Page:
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Monday 17 October 2016
North-South rental divide narrows by 4.6%
Manchester sees highest rental growth
Oxford, Cambridge and London see largest slowdown
Rental growth has slowed across Britain over the last year, but price growth in Northern cities has remained at a similar rate to recent months. Of the 20 largest cities, the five which have seen the cost of a new let rise the fastest, are all in Northern England or Scotland. Manchester has seen the highest growth, with the rents of new lets rising 7.1% over the last year, faster than anywhere else in the country (Great Britain) and more than three times faster than the average. York, Leeds, Liverpool and Glasgow make up the rest of the top five – all have seen the rate of rental growth pick up over the last three months. (see table 1)
Most Southern cities have seen rental growth slow over the course of 2016. Seven of the 10 cities where rents are growing most slowly are in Southern England. Oxford, Cambridge and London have seen the largest slowdown in growth and all drop at least five places from last year. In the capital, rents are rising fastest in outer London, while across central and inner London they remain broadly unchanged on last year.
Greater price sensitivity has caused rental growth to slow across the South. The proportion of landlords cutting the asking rent has doubled over the last 12 months in cities in Southern England. In September, Cambridge (18%) and London (17%) saw the largest proportion of homes with a cut in the asking rent. (see table 1)
A spike in the number of homes available to rent since April’s Stamp Duty change, has given tenants more choice, increased competition among landlords and slowed the rate of rental growth.
On a regional basis the rate of rental growth has slowed right across the country, falling from 2.8% in September 2015 to 2.2% this year (see table 3). Rents are rising more slowly than last year in eight of the 11 regions. Northern England and Wales were the exceptions. With rental growth slowing across the South, the gap between rents in Northern and Southern cities has narrowed by 4.6% (or £31 per month) over the last 12 months. (see table 2). The gap remains 26% wider than it was in 2010 however.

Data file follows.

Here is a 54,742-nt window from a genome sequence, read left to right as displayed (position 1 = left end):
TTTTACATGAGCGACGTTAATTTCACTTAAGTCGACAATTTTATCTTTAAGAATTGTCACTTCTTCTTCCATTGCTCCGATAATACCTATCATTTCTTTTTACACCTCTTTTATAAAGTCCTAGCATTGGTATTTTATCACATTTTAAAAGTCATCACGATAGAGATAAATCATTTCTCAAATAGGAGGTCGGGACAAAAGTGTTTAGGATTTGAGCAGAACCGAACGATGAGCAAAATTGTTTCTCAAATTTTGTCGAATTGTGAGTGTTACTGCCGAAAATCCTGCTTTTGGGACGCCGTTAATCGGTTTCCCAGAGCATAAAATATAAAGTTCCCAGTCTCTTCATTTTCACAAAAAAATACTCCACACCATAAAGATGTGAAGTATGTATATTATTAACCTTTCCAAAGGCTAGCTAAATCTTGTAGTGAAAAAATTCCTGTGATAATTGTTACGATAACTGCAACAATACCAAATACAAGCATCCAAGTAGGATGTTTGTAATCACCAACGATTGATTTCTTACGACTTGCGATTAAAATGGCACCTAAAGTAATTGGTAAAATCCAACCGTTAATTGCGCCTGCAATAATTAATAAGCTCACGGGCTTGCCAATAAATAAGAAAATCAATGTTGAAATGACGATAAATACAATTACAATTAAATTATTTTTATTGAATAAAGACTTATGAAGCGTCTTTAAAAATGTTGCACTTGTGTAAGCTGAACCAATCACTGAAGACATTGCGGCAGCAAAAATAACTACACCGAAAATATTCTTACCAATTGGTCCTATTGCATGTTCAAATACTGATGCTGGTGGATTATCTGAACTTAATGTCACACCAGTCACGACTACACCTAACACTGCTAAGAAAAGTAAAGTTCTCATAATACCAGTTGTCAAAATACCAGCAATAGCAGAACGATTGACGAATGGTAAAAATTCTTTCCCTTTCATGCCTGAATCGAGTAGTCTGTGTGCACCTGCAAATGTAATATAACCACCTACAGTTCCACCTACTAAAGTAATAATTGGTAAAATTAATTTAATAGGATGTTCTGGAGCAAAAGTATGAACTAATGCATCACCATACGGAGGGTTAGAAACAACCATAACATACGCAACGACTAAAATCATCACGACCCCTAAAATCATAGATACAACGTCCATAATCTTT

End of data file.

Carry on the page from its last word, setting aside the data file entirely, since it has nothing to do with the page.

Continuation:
Commenting on the findings, Johnny Morris, Research Director at Countrywide said:
“A different type of two speed rental market is emerging, with falling stock and growing demand driving rental growth in many Northern cities at a higher rate than those in the South.
“With London rents growing at the slowest rate since the downturn (2008) and Northern cities recording rent rises three times as large as their Southern counterparts, there are signs that the North-South rental divide is starting to close. Although at current rates it would take at least five years for the gap between rents in the South and North to close back to 2010 levels.
“As some would-be buyers and sellers sit on their hands, Brexit-induced uncertainty has continued to boost to the rental market. Overall this is yet to stoke rental inflation, but September saw record activity, with increasing numbers of lets agreed and tenants choosing to renew their contracts. On current trends, 2017 could be the first time since the 1930s that more homes are let than sold.”
The Countrywide Lettings Index has been running since 2012 and we continually seek to improve its accuracy. From June 2017 the methodology was changed to reduce the impact of seasonality and volatility in the rental market.
While the index remains a mix adjusted series, rent and rental growth figures for each month are now based on a three month rolling average rather than lets agreed in the last month. The most expensive decile of homes let has been excluded to reduce volatility and the mix has been updated to include the most recently published government stock statistics.
The Countrywide Lettings Index uses data from Great Britain's largest letting agent to track changes to the cost of renting. The index is based on the 90,000 homes let and managed by Countrywide in each year, adjusting for their location and type. It is based on achieved rather than advertised rents and the published monthly rental figures are an average of the new lets and renewals of tenancies over a rolling three month period.